TOBLACH, Italy — Canada's Alex Harvey finished two seconds short of his first World Cup podium of the season on Saturday, taking fourth place in the men's 15-kilometre race
Harvey put together the best distance race of his career on the Toblach trails, clocking a time of 30 minutes 12.8 seconds.
"It's always bittersweet finishing in fourth," said the Saint-Ferreol-les-Neiges, Que., native. "You always think about where you could have found a second here or there, but I did everything I could do today.
"For this time of the year, I'm taking the positive from this for sure."
Norway's Simen Hegstad Krueger took gold in 29:58.8, Maurice Manificat of France was second and Britain's Andrew Musgrave was third.
It was the second fourth-place finish of the season for the 29-year-old Harvey, who has consistently placed in the top-10 for much of the first half of the World Cup calendar.
"I have had personal bests on a lot of different venues this year so I'm really happy with where things are at," said Harvey.
Forced to attack while kicking his race into gear out of the gate on the hard and fast three-lap course, Harvey charged through the flats and powered his way up the gradual terrain and two steep climbs for his best-career distance finish on the Toblach tracks.
"You have to go out fast and be able to recover well in the downhills," Harvey said. "It is hard to make up a lot of time on people later in the race. The leaders started behind me so the splits I got I knew I was leading at the time. I couldn't have gone any faster today though."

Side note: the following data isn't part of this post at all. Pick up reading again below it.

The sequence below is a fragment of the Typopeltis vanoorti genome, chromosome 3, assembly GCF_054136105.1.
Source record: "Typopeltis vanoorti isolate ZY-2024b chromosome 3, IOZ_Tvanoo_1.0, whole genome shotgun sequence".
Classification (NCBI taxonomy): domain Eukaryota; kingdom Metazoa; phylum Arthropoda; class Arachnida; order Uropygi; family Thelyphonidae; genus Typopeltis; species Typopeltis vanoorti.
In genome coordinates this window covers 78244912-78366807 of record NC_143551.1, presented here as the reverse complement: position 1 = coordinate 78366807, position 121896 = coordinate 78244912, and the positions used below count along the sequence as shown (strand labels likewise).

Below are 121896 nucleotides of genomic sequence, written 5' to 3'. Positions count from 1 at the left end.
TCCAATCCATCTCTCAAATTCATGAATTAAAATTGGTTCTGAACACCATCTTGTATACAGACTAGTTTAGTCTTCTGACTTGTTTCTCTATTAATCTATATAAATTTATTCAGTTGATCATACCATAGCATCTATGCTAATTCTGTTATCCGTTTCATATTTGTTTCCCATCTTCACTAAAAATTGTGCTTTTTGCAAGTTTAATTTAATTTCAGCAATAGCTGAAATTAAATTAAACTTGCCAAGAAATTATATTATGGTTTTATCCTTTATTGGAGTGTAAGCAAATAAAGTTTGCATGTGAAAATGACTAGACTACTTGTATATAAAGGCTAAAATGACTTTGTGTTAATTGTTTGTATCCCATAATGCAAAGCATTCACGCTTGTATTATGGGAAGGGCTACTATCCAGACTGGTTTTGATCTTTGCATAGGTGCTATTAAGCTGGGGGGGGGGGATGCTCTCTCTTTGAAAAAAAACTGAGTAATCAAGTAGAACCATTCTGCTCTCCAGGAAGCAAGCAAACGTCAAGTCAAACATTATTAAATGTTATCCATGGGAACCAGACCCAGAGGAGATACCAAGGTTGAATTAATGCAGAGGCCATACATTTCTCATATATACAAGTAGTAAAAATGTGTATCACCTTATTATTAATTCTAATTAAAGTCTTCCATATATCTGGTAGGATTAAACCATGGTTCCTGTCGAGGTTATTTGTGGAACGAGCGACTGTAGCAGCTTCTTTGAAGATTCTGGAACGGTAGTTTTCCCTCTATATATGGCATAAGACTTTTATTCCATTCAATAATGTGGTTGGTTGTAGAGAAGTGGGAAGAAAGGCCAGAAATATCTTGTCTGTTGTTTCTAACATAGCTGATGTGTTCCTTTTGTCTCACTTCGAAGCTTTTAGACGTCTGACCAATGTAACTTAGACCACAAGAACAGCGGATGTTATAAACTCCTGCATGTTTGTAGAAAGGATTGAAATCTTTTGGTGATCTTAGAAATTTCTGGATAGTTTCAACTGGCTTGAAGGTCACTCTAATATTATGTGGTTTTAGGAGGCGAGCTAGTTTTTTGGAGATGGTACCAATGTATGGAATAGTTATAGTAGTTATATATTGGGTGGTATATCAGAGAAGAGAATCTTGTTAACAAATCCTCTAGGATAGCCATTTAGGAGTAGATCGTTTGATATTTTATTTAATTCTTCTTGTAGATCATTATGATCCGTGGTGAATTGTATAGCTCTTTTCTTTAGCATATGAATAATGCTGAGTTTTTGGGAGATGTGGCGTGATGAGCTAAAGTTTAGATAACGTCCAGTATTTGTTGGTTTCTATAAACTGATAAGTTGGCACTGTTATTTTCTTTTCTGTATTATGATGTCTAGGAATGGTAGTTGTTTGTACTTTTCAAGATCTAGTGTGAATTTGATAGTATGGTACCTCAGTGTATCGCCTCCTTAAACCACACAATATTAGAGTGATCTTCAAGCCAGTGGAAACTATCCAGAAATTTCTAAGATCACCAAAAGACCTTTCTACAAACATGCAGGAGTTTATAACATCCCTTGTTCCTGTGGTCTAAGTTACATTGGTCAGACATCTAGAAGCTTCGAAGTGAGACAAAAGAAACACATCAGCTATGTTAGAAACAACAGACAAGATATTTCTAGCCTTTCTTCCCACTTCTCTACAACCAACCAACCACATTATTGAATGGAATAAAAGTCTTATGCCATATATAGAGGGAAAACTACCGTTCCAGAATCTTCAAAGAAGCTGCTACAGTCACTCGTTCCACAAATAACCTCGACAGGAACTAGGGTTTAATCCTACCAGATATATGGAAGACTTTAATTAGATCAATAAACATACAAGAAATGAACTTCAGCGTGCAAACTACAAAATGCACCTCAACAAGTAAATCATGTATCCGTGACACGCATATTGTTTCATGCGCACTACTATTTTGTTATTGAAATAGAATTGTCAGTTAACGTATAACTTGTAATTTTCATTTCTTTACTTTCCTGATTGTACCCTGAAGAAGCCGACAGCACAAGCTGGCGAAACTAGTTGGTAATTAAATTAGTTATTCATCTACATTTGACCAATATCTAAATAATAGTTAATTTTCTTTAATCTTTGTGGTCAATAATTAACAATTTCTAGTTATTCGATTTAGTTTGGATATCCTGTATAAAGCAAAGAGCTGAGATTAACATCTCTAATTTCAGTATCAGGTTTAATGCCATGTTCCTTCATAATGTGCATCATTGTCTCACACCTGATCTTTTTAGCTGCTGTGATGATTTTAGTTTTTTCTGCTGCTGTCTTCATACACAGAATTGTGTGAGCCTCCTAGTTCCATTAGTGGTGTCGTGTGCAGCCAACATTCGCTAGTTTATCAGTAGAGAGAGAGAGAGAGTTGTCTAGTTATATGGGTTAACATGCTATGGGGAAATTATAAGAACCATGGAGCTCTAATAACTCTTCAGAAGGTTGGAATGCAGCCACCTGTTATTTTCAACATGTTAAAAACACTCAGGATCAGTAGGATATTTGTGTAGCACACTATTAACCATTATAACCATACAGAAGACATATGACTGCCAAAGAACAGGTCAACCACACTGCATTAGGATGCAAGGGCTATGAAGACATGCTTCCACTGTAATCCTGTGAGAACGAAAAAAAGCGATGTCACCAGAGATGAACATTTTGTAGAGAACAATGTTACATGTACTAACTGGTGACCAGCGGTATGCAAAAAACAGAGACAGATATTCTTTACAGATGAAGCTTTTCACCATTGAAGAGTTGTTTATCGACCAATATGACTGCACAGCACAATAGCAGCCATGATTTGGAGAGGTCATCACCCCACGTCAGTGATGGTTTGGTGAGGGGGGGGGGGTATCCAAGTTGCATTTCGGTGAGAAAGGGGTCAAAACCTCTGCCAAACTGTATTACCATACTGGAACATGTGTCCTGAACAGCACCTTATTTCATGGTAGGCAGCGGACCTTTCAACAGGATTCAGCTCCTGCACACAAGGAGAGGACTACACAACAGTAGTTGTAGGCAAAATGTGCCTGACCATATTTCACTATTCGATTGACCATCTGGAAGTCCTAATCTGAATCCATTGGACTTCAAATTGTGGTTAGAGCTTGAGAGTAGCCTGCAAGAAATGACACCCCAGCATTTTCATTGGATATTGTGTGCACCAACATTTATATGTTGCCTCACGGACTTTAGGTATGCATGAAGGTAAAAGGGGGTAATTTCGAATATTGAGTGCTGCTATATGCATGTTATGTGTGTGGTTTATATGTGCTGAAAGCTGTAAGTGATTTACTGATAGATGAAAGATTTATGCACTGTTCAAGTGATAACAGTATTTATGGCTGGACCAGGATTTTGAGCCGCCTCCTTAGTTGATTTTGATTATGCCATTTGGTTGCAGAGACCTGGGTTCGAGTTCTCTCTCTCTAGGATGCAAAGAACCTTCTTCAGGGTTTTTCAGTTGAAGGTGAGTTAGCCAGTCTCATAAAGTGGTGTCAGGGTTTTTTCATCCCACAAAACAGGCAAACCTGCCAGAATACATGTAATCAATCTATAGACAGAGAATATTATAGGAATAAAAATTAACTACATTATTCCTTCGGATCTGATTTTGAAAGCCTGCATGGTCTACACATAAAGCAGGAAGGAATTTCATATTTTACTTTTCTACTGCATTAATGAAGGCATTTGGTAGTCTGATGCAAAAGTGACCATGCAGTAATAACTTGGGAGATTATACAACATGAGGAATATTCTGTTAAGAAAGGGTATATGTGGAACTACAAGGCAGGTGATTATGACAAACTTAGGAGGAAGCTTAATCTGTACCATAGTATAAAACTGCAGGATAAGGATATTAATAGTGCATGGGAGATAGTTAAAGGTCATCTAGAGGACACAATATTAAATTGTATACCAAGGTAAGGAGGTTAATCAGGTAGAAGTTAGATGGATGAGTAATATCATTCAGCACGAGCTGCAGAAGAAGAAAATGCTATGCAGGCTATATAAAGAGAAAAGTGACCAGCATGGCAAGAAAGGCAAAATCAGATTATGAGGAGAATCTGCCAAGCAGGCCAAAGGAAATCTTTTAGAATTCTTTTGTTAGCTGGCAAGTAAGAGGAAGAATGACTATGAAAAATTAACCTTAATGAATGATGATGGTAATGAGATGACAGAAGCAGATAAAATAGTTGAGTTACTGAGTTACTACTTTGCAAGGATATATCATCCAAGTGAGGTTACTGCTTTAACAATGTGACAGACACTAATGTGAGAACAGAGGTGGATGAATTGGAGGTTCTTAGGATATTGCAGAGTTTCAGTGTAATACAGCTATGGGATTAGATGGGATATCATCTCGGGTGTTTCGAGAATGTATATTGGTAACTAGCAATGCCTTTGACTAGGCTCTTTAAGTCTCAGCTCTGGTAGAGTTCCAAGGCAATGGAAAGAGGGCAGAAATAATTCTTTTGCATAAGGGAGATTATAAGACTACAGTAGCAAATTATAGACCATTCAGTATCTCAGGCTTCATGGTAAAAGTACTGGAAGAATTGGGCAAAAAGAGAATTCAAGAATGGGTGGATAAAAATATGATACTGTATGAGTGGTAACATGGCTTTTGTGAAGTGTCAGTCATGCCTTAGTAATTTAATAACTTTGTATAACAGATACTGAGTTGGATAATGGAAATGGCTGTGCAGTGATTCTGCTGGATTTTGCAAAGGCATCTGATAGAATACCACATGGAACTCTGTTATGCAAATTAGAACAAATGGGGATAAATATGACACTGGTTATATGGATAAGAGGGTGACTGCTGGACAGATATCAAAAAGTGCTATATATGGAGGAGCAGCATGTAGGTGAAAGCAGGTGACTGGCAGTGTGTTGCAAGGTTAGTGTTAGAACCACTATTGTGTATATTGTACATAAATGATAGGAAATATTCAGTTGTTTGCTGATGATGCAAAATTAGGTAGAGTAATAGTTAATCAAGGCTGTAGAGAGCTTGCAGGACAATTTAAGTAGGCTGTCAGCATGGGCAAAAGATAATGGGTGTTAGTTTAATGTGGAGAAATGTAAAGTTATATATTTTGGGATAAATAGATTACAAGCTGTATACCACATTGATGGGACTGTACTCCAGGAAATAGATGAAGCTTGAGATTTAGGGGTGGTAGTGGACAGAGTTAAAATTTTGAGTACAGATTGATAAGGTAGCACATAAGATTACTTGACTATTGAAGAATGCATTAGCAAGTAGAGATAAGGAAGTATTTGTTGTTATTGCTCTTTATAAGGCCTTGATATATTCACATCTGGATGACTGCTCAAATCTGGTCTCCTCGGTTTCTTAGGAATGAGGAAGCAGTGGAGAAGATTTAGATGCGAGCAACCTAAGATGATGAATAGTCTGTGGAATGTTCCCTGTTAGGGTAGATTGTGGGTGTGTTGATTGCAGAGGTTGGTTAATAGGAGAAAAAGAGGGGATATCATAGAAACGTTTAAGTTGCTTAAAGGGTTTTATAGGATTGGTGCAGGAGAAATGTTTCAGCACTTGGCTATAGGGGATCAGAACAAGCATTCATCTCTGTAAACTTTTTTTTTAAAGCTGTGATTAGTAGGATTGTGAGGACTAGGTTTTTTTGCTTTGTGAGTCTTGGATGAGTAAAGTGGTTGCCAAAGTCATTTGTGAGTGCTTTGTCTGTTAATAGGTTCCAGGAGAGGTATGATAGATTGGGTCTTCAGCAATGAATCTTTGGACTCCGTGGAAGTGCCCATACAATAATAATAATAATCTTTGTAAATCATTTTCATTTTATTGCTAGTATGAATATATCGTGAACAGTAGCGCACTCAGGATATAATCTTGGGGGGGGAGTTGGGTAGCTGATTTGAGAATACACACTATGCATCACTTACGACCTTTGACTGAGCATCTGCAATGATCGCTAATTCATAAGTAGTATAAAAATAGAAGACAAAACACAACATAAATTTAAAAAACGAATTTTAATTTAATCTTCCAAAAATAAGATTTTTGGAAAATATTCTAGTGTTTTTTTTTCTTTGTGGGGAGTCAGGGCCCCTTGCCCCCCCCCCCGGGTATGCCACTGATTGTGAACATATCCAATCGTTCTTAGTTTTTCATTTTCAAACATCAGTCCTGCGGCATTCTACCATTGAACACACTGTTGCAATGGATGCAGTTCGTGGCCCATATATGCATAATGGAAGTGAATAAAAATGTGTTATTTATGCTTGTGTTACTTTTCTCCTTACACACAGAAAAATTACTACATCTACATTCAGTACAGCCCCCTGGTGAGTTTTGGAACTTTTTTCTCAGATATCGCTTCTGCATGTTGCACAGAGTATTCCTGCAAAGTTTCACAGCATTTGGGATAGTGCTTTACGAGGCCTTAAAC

Devon Kershaw, of Sudbury, Ont., was the next best Canadian finisher in 38th place (31:20.9). Graeme Killick, of Fort McMurray, Alta., was 49th (31:46.6), Russell Kennedy, of Canmore, Alta., was 60th (32:12.0), and Knute Johnsgaard, of Whitehorse, finished 85th (33:27.1).
Emily Nishikawa, of Whitehorse, was the top Canadian woman in 51st (24:47.4). Cendrine Brown, of St-Jerome, Que., skied to 55th at 25:01.0, while Dahria Beatty, of Whitehorse, was 69th at 25:45.0, and Katherine Stewart-Jones, of Chelsea, Que., was 77th (26:47.8).
Sweden's Charlotte Kalla was the top woman on the day with a time of 22:40.1. The Norwegians grabbed the final two spots on the podium. Ragnhild Haga clocked the second-fastest time at 22:45.9, while Heidi Weng locked up the bronze medal with a time of 22:53.9.
The final World Cup race before the holiday break takes place Sunday in Toblach with pursuit races.
The Canadian Press